How to Choose Your Investors

Advice from one of Southeast Asia’s most active angel investors

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BY Ezra Ferraz - 06 Oct 2017

PHOTO CREDIT: Getty Images

For many entrepreneurs, raising a round from angel investors can be a critical early step for their start-up. This seed round gives entrepreneurs a runway to build their product and gain the users or revenue that would make them attractive for further investment.

One of the most experienced angel investors in Southeast Asia is Lim Der Shing of AngelCentral Investor. Together with his wife, Shing began angel or start-up investing in 2011 and committed more seriously when they retired in 2014. They have made 17 angel investments and another 7 venture capital and accelerator type investments.

In choosing angel investors, he recommends that founders look for those who truly understand the risk they are taking.

“Next, if possible, those who are able to take an advisory type role with you or who can help you with their network. Thirdly, you want investors who are cheerleaders for the business. Finally, you want investors who behave like investors and who don't feel they are entitled to run the business,” Shing says.

Once founders find angel investors who they feel are right for them, they may move on to more formal discussions about the particulars of the deal. Though much advice has been given about this stage, Shing feels there is really no such thing as “best terms” for an angel round.

“Both parties may seem to be on opposite sides at first, but in the end, they are aligned for a long time. So when negotiating terms, we should bear in mind that the terms are fair both ways. Valuation usually takes its cue from comparables modified by team and execution metrics,” he says.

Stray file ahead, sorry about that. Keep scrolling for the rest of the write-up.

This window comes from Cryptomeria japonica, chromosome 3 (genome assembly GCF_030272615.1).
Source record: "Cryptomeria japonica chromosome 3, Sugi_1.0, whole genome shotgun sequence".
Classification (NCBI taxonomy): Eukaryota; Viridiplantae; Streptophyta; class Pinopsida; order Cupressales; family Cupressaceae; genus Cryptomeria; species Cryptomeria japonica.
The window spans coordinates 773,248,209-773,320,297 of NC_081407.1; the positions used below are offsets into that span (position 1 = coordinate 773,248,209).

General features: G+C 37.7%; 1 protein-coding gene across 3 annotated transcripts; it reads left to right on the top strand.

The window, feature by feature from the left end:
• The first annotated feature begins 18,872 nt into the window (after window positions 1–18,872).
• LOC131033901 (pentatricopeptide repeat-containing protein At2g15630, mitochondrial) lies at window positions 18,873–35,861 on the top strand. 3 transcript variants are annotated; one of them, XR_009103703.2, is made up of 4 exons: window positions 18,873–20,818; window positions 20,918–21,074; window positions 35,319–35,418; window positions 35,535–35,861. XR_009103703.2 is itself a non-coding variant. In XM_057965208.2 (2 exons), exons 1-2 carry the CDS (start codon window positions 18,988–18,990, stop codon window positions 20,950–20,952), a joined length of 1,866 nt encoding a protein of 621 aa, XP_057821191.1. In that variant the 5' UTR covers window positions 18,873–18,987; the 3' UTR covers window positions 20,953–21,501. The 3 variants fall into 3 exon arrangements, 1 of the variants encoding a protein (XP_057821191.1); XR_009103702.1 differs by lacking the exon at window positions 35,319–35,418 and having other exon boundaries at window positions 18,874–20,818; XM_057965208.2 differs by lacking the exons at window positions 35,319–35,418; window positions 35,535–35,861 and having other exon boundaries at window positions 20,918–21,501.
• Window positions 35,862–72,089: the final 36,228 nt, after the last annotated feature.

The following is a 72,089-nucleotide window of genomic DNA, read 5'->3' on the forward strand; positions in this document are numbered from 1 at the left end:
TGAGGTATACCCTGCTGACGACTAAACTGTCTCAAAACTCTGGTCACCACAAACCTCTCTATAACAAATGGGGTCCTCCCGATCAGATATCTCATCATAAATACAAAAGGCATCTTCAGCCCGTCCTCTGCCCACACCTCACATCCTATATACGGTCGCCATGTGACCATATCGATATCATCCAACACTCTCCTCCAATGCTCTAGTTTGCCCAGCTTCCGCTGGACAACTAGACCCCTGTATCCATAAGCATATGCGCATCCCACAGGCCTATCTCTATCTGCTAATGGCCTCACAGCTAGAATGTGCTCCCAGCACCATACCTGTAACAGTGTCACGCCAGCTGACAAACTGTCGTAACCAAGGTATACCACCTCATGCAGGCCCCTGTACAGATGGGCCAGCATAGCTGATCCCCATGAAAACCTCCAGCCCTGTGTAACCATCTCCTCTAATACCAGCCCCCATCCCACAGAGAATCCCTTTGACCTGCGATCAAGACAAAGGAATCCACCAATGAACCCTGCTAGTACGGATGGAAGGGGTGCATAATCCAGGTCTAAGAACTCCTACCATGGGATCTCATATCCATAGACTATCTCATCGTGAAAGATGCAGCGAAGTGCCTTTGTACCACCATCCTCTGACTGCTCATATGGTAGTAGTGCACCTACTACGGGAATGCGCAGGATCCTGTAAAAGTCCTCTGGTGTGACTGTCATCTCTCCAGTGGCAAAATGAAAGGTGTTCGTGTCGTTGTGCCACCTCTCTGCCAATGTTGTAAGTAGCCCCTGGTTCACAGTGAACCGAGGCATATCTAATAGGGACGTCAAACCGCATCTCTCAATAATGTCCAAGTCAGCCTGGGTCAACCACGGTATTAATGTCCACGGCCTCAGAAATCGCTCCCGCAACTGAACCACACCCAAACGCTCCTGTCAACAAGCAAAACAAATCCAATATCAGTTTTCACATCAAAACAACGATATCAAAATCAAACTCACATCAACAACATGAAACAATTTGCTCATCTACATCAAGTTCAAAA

For other details, Shing advises that founders look at common benchmarks. “Other deal terms like liquidity preferences and shareholder reserved matters have norms for each stage,” he says, noting that so long as the terms don’t deviate grossly from these norms, it should not be a problem for either party.  

Even after a founder is able to successfully raise his angel round, Shing advises that entrepreneurs leverage them in building their start-up.

“Use angels for their network and experience. In your monthly or quarterly reports, focus a segment on what you need from investors. And for specific needs, call your investor up and ask directly,” he says.

In addition, Shing would also like to see more businessmen consider the world of start-up and tech investing. To him, they must first understand the risk of this space.

“Angel investing is a high-risk activity that frequently gives a binary outcome. Meaning you either make a few times back or make nothing on an investment. Your money is also tied up for many years and is illiquid,” he says.

Shing, for his part, has not had any exits yet but has had 8 uprounds on his 17 investments. “All the VC funds are also up on the money,” he shares.

For others who also want to become angel investors, Shing recommends building a portfolio of a minimum 25 investments over a 4 to 5 year period.

“In addition, you need to figure out the correct bite size for you, the right strategy to pursue, and where possible to follow other VC or more savvy angel investors, especially in the initial stages. In ASEAN, you can join groups like AngelCentral which is an angel community which has invested over $2 million in over 13 start-ups this year to date,” he says.

Shing acknowledges that many angels invest for non-financial rewards like learning, giving back to the ecosystem, and living like an entrepreneur minus the day-to-day grind. “If you are a pure returns type of person, perhaps investing in a seed stage VC fund is a better choice for you,” he says.

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